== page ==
Health benefits of Cardamon
You can use the whole pods (remove them before serving the dish) or powder the seeds.
The famous Indian masala chai gets it’s flavor from green cardamom and ginger.
10 Health Benefits of Cardamom, Backed by Science
Cardamom is a spice with an intense, slightly sweet flavor that some people compare to mint.
It originated in India but is available worldwide today and used in both sweet and savory recipes.
The seeds, oils and extracts of cardamom are thought to have impressive medicinal properties and have been used in traditional medicine for centuries (1, 2).
Here are 10 health benefits of cardamom, backed by science:
Antioxidant and Diuretic Properties May Lower Blood Pressure
Cardamom may be helpful for people with high blood pressure.
In one study, researchers gave three grams of cardamom powder a day to 20 adults who were newly diagnosed with high blood pressure. After 12 weeks, blood pressure levels had significantly decreased to the normal range .
The promising results of this study may be related to the high levels of antioxidants in cardamom. In fact, the participants’ antioxidant status had increased by 90% by the end of the study. Antioxidants have been linked to lower blood pressure.
Researchers also suspect that the spice may lower blood pressure due to its diuretic effect, meaning it can promote urination to remove water that builds up in your body, for example around your heart.
Cardamom extract has been shown to increase urination and decrease blood pressure in rats.
Cardamom may help lower blood pressure, most likely due to its antioxidant and diuretic properties.
Certain compounds in cardamom may fight cancer and stop the growth of tumors in mice and test tubes. Human research is needed to validate if these results apply to humans as well.
The antioxidant compounds in cardamom may help protect cells from damage and slow down and prevent inflammation in your body.
Cardamom may protect against digestive issues and has been shown to reduce the number and size of stomach ulcers in rats.
Cardamom is often used to treat bad breath and is a component of some chewing gums. This is because cardamom might be able to kill common mouth bacteria and prevent cavities.
The essential oils and extracts of cardamom may be effective against a variety of bacterial strains that contribute to fungal infections, food poisoning and stomach issues. However, research has only been conducted in test tubes and not in humans.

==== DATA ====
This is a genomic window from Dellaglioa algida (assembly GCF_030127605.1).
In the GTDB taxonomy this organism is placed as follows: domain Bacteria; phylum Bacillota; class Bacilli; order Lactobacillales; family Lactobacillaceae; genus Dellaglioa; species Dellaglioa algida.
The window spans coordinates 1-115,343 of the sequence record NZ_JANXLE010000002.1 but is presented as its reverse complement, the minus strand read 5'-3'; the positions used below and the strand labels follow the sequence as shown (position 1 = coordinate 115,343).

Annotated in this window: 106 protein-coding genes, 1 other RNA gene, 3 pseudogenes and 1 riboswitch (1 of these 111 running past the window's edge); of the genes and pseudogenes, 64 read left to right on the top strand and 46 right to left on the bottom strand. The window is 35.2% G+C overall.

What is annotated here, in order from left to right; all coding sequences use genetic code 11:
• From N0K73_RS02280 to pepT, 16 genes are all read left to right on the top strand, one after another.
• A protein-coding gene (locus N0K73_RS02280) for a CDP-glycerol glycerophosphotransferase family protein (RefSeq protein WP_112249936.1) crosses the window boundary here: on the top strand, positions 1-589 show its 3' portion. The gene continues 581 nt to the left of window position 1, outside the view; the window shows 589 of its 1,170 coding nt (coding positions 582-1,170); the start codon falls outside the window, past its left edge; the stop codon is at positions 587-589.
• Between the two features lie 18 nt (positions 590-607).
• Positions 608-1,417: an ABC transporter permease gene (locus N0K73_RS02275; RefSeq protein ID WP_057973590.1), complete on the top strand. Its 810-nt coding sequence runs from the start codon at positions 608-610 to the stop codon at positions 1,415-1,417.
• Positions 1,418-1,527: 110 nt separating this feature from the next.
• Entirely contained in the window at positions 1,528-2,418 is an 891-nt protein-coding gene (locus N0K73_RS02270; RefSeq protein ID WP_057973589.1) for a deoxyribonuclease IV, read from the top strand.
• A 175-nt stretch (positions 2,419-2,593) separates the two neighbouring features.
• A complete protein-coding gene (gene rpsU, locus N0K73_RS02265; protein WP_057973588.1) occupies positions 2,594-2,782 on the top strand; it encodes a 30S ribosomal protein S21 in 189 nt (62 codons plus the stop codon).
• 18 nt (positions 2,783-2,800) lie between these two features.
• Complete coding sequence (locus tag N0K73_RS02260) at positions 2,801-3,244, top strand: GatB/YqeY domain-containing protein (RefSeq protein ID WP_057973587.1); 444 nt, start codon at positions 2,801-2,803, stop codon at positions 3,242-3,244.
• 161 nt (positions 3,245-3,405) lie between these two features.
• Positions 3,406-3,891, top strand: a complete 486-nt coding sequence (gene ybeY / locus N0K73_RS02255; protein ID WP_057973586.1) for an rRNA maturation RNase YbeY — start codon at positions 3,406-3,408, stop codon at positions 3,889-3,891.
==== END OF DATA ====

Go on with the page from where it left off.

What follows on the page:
Cardamom may improve breathing by stimulating better oxygen uptake and relaxing air passage to the lungs in humans and animals.
A study on rats suggests that cardamom may help decrease high blood sugar levels, but more high-quality human studies are needed.
A limited number of studies suggests that cardamom supplements may decrease waist circumference and prevent anxious behaviors and fatty liver. The reasons behind these effects are unclear but may have to do with the spice’s high antioxidant content.
Using cardamom in cooking is safe for most people. Cardamom supplements and extracts have not been thoroughly researched and should only be taken under the guidance of a healthcare provider.
Cardamom is an ancient remedy that may have many medicinal properties.
It may lower blood pressure, improve breathing and aid weight loss.
What’s more, animal and test-tube studies show that cardamom may help fight tumors, improve anxiety, fight bacteria and protect your liver, though the evidence in these cases is less strong.
However, little or no human research exists for a number of the health claims associated with the spice. More studies are needed to show if or how the results of preliminary research apply to humans.
Nevertheless, adding cardamom to your cooking may be a safe and effective way to improve your health.
Cardamom extracts and supplements may also provide benefits but should be taken with caution and under the supervision of a doctor.